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24679RE: [scrumdevelopment] Re: Sprint whiteboard and issue tracking tools?

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  • Roy Morien
    Oct 21, 2007
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      As with any documentation activity, and recording activity, the purpose, intention, audience and maintenance effort of the artefact must be closely analysed.
       
      So I must ask the question Why is a big tracking system so essential? and also the other questions too.
       
      I have had situations where one 'user' asked for something to be 'corrected' and having done that (with reluctance and against my better judgement) I immediately started getting requests to undo that and put it back to exactly what it was previously. My charge for the change was disputed. So a 'bug tracking' system perhaps could have been useful for this sort of circumstance.

      What exactly do you want to do in a bug tracking system? I have seen such systems used purely as an admin overhead to allow the recording of requests to be considered at the 'monthly change control meeting'.

      Regards,
      Roy Morien


      To: scrumdevelopment@yahoogroups.com
      From: lists@...
      Date: Sat, 20 Oct 2007 15:41:46 -0400
      Subject: Re: [scrumdevelopment] Re: Sprint whiteboard and issue tracking tools?

      Austin Ziegler wrote:
      > On 10/19/07, Michael James <michael@danube. com> wrote:
      >> --- In scrumdevelopment@ yahoogroups. com, "Sebastien ARBOGAST"
      >> <sebastien.arbogast @...> wrote:
      >> > What do you think? What are the best practices in that matter?
      >> Some practices which tend to reduce the need for a bug tracking
      >> system:
      >
      > Bug tracking systems *are* a best practice.

      No practice is "best" for all contexts. I agree with Michael that
      attacking the need for a bug tracking system is a powerful approach. If
      bug tracking is a "best practice," then bug elimination is a "better
      than best practice" in my experience. Keeping track of things in the
      product backlog and the list of "done" stories works pretty well, too,
      in my experience.

      > One should NEVER develop software without a tracking system, even in a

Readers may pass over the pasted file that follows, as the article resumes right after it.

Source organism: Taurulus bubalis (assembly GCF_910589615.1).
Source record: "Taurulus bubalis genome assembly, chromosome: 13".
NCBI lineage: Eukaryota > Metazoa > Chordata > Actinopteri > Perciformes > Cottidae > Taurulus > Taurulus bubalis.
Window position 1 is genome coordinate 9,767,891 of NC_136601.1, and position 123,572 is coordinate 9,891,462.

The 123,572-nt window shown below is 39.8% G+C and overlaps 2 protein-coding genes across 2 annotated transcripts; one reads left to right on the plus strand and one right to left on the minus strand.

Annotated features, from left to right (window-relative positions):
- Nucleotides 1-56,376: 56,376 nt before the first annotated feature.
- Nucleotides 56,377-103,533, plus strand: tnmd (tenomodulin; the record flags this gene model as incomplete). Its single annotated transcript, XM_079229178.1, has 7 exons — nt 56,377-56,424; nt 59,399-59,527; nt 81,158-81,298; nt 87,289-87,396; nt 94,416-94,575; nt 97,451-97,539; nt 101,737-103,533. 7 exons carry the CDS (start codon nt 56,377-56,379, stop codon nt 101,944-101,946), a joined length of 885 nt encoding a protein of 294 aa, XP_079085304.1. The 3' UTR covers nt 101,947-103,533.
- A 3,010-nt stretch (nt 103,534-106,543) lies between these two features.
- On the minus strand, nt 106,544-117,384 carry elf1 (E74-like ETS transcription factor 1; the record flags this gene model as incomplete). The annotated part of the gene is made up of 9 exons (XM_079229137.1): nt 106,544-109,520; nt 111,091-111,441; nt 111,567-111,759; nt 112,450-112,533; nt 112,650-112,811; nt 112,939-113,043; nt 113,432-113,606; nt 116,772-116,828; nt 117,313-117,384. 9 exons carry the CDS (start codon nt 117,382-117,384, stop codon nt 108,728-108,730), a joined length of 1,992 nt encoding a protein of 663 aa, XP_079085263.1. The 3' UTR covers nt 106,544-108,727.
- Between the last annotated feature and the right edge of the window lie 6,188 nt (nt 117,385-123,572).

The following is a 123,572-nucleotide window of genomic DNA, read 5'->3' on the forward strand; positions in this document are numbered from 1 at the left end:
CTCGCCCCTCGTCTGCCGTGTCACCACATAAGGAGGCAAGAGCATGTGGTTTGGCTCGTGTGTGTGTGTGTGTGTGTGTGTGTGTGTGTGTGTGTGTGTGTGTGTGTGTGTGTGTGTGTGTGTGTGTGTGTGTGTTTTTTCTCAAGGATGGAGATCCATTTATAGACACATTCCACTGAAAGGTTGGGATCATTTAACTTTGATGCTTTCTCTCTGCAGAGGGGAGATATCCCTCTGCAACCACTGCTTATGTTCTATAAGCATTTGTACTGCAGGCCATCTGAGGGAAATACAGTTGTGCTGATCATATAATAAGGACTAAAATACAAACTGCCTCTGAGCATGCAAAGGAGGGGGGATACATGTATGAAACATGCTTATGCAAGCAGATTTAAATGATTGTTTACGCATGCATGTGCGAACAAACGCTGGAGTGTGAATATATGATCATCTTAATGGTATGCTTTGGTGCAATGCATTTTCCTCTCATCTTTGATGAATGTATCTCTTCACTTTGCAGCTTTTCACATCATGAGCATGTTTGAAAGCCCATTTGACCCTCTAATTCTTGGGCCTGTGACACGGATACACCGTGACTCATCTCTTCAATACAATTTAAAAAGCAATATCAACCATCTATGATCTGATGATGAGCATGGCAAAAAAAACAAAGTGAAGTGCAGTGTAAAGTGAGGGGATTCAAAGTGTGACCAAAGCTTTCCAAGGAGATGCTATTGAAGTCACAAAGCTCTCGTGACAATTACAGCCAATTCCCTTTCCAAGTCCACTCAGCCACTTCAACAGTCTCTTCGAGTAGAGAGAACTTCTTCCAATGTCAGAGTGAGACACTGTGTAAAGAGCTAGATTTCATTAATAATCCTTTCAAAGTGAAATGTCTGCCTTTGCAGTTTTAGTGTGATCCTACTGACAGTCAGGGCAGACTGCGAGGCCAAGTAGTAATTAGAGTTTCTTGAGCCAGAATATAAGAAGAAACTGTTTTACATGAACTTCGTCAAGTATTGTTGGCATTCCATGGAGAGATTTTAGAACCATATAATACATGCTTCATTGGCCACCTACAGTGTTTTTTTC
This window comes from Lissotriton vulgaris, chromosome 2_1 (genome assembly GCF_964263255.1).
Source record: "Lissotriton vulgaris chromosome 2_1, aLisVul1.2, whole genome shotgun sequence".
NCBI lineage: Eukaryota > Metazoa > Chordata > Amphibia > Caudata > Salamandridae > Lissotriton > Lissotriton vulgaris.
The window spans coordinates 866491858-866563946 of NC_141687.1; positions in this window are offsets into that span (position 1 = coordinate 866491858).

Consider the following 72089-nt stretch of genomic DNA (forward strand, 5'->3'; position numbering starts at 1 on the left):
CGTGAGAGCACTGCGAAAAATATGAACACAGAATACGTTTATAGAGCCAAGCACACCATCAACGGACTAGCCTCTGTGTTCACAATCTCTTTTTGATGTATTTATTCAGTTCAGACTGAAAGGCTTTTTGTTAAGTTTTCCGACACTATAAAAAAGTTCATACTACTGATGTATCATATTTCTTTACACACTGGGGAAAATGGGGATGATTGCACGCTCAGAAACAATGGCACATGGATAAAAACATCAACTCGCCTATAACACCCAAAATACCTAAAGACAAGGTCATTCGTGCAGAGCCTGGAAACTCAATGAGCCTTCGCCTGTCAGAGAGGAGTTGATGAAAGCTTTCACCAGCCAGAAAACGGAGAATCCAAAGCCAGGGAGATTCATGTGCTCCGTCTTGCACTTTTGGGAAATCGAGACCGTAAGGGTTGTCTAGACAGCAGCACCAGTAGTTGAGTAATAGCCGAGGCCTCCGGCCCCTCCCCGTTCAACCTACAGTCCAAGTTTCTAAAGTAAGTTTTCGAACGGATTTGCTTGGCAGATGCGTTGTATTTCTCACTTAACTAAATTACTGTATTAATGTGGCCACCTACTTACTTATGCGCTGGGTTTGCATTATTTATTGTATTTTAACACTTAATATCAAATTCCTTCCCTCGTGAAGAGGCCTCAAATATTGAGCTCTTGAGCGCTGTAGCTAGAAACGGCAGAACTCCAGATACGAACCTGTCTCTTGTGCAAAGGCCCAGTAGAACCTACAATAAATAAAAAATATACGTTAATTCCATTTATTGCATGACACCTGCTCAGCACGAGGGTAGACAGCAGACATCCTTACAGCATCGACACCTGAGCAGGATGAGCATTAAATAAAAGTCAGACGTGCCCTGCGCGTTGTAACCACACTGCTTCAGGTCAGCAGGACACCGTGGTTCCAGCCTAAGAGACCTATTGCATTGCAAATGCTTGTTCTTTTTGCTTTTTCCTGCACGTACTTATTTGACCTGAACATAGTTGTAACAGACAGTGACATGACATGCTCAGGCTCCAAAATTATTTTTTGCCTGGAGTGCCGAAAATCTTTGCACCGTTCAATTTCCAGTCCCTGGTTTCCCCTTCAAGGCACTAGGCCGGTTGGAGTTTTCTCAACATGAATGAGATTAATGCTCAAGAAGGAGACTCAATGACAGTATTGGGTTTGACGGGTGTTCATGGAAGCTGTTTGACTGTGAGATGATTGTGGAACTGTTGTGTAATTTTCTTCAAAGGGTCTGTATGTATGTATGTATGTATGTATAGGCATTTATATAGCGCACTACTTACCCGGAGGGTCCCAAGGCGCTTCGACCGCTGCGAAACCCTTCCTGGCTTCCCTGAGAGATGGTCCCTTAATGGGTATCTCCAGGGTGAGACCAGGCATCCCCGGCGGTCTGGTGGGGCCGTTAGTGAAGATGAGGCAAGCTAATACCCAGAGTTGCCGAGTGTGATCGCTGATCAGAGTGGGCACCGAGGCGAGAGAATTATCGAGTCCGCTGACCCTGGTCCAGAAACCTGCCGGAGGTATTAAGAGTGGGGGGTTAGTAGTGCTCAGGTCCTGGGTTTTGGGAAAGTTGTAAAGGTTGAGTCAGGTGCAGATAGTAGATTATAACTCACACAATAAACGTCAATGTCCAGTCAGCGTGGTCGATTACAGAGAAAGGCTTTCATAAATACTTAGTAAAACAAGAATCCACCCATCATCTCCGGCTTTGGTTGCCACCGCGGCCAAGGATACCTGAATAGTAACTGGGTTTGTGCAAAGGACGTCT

> one person shop, because you'll FORGET. You'll change some code, come
      > back to it six months later, and have forgotten why the code was
      > changed the way it was.

      I suggest that a test is a better way of tracking the issue, at least
      for me. Once I put a comment in code that I tried, twice, to
      optimize--but the simplified version would fail in one corner case.
      Today I'd probably find a way to express that in the code without a
      comment. Do you actually troll through your bug tracking system before
      you edit a piece of code?

      > I'm not arguing with your scrum practices here, but tracking systems
      > -- done right -- are as important as compilers for software
      > development.

      That I'll definitely dispute. I've developed lots of software without a
      bug tracking system. The only software I've developed without a
      compiler has been in assembly language. This leads me to believe that
      compilers and assemblers are more central to software development than
      bug tracking systems.

      By all means, use a bug tracking system if it's helping you. But please
      don't insist that they're "best practice" for all situations. And you
      might want to consider, given that some people have learned practices
      that cause them not to get value from a bug tracking system, how you
      might get the same value in a simpler way.

      - George

      --
      ------------ --------- --------- --------- --------- --------- -
      * George Dinwiddie * http://blog. gdinwiddie. com
      Software Development http://www.idiacomp uting.com
      Consultant and Coach http://www.agilemar yland.org
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